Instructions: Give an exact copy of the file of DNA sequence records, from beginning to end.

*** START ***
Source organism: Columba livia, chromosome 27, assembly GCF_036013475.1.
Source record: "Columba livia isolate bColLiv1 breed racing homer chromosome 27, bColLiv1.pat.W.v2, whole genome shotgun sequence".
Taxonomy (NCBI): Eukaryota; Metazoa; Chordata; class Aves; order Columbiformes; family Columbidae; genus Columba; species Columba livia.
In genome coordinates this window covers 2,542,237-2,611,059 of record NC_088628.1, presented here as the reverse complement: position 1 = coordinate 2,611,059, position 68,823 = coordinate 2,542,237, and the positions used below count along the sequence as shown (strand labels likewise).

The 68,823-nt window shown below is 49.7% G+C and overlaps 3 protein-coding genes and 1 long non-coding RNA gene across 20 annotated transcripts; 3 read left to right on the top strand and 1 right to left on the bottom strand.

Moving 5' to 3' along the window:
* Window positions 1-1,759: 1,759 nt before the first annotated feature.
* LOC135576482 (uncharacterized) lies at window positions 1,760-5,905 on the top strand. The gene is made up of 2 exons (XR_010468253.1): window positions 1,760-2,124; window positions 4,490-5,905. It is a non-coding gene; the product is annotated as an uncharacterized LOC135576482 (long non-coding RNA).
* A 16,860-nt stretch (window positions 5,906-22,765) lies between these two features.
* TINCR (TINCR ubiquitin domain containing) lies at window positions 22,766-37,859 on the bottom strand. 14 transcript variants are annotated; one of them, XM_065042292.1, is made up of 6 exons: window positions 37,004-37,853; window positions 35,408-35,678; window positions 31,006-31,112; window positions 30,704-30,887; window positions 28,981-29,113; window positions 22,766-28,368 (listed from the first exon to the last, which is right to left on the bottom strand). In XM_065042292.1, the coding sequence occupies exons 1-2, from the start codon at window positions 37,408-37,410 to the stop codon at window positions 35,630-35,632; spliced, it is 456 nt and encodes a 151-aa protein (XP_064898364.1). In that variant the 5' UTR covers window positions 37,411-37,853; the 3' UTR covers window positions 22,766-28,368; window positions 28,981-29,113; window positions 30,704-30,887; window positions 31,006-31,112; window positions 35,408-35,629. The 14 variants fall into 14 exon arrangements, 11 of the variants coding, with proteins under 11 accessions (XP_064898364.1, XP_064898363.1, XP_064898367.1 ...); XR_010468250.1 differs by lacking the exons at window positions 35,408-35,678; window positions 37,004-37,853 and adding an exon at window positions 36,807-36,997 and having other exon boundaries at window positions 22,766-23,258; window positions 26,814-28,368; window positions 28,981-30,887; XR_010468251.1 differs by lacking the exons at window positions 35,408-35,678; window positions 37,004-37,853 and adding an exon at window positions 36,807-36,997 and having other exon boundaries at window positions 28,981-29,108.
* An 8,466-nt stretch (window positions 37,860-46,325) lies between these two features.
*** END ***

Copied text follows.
Source organism: Columba livia, chromosome 27, assembly GCF_036013475.1.
Source record: "Columba livia isolate bColLiv1 breed racing homer chromosome 27, bColLiv1.pat.W.v2, whole genome shotgun sequence".
Taxonomy (NCBI): Eukaryota; Metazoa; Chordata; class Aves; order Columbiformes; family Columbidae; genus Columba; species Columba livia.
In genome coordinates this window covers 2,542,237-2,611,059 of record NC_088628.1, presented here as the reverse complement: position 1 = coordinate 2,611,059, position 68,823 = coordinate 2,542,237, and the positions used below count along the sequence as shown (strand labels likewise).

The 68,823-nt window shown below is 49.7% G+C and overlaps 3 protein-coding genes and 1 long non-coding RNA gene across 20 annotated transcripts; 3 read left to right on the top strand and 1 right to left on the bottom strand.

Moving 5' to 3' along the window:
* Window positions 1-1,759: 1,759 nt before the first annotated feature.
* LOC135576482 (uncharacterized) lies at window positions 1,760-5,905 on the top strand. The gene is made up of 2 exons (XR_010468253.1): window positions 1,760-2,124; window positions 4,490-5,905. It is a non-coding gene; the product is annotated as an uncharacterized LOC135576482 (long non-coding RNA).
* A 16,860-nt stretch (window positions 5,906-22,765) lies between these two features.
* TINCR (TINCR ubiquitin domain containing) lies at window positions 22,766-37,859 on the bottom strand. 14 transcript variants are annotated; one of them, XM_065042292.1, is made up of 6 exons: window positions 37,004-37,853; window positions 35,408-35,678; window positions 31,006-31,112; window positions 30,704-30,887; window positions 28,981-29,113; window positions 22,766-28,368 (listed from the first exon to the last, which is right to left on the bottom strand). In XM_065042292.1, the coding sequence occupies exons 1-2, from the start codon at window positions 37,408-37,410 to the stop codon at window positions 35,630-35,632; spliced, it is 456 nt and encodes a 151-aa protein (XP_064898364.1). In that variant the 5' UTR covers window positions 37,411-37,853; the 3' UTR covers window positions 22,766-28,368; window positions 28,981-29,113; window positions 30,704-30,887; window positions 31,006-31,112; window positions 35,408-35,629. The 14 variants fall into 14 exon arrangements, 11 of the variants coding, with proteins under 11 accessions (XP_064898364.1, XP_064898363.1, XP_064898367.1 ...); XR_010468250.1 differs by lacking the exons at window positions 35,408-35,678; window positions 37,004-37,853 and adding an exon at window positions 36,807-36,997 and having other exon boundaries at window positions 22,766-23,258; window positions 26,814-28,368; window positions 28,981-30,887; XR_010468251.1 differs by lacking the exons at window positions 35,408-35,678; window positions 37,004-37,853 and adding an exon at window positions 36,807-36,997 and having other exon boundaries at window positions 28,981-29,108.
* An 8,466-nt stretch (window positions 37,860-46,325) lies between these two features.